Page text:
“Fashioning the Ancien Régime” (1994)

Hispanic Review, Vol 62, No. 2 (Spring, 1994), pp. 235-247.

edro Antonio de Alarcón’s El sombrero de tres picos is one of the most internationally popular novels ever to come out of Spain.  Not only was the text translated into at least seven different languages during the author’s lifetime, but its storyline has since served as the basis for French, Belgian and German operettas, a number of films in both Italy an Spain, and, of course, the ballet composed by Mauel de Falla which premiered in London in 1919 with sets by Picasso and choreogrpahy by Massine.  In a certain sense, this international acclaim is fitting; after all, the basic story of El sombrero de tres picos does emerge from the pan-European folk tradition and an ancestor of the tale can be found in a book translated into Castilian from Arabic in the thirteenth century.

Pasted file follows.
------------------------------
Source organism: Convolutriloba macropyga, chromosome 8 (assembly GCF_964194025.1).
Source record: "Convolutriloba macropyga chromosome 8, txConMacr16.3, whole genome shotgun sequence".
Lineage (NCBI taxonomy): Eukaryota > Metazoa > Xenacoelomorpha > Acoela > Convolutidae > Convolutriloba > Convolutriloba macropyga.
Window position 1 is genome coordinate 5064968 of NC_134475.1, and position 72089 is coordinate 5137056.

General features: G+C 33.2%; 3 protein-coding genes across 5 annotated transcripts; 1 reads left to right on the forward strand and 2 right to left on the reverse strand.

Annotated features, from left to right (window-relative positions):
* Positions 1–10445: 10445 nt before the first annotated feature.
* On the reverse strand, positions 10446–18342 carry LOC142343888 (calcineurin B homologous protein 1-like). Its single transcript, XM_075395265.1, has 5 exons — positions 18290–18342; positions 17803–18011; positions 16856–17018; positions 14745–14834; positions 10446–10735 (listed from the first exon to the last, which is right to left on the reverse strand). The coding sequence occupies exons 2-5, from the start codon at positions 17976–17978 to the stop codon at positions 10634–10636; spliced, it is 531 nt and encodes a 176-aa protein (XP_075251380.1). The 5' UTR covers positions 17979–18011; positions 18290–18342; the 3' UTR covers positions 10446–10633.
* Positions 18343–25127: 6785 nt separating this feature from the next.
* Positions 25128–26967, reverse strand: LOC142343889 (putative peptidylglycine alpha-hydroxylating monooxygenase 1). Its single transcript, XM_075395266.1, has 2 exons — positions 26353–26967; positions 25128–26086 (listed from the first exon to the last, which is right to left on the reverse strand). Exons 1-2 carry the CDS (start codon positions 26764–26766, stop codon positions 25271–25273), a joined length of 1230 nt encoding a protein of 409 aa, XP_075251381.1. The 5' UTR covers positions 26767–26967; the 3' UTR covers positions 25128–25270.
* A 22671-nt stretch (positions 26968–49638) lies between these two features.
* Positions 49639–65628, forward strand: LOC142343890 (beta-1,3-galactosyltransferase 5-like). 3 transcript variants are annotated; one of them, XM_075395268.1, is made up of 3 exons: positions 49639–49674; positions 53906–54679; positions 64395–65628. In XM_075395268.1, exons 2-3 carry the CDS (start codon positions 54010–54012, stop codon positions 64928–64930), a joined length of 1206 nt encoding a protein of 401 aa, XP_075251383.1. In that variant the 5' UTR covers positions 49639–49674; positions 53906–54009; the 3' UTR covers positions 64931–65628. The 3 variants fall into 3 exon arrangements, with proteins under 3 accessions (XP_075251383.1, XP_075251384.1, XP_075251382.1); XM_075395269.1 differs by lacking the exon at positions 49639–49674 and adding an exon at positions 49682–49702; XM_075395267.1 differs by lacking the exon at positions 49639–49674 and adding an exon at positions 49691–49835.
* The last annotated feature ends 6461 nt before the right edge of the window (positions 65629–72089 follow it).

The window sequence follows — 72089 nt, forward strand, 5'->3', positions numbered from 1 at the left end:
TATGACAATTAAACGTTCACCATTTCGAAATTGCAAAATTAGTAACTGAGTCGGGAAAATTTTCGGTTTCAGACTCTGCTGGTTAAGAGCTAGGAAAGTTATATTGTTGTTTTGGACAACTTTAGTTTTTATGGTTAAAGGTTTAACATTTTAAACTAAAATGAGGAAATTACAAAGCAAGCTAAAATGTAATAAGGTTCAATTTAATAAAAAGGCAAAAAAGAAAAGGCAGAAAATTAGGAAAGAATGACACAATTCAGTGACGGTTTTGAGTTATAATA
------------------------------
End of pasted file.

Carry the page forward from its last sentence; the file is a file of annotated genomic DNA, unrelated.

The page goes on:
Nevertheless, the folk orgins and the cosmopolitan reception and assimilation of El sombrero seem to have torn the novel out of its immediate context –Spain, 1874—and transformed it into a universal divertimento.  […] Critics have indeed tended to regard this text as a kind of jewel:  a precious gem we can remove the mud mud and slime of its contemporary moment and place within that lovely setting of Literature or the Classic. My goal in this essay […] is to read the text not from the privileged perspective of its eventual canonization, but rather in relation to the series of text and issues out of which it emerged…

Read the rest of  “Fashioning the Ancien Régime: P.A. de Alarcón’s El sombrero de tres picos.”

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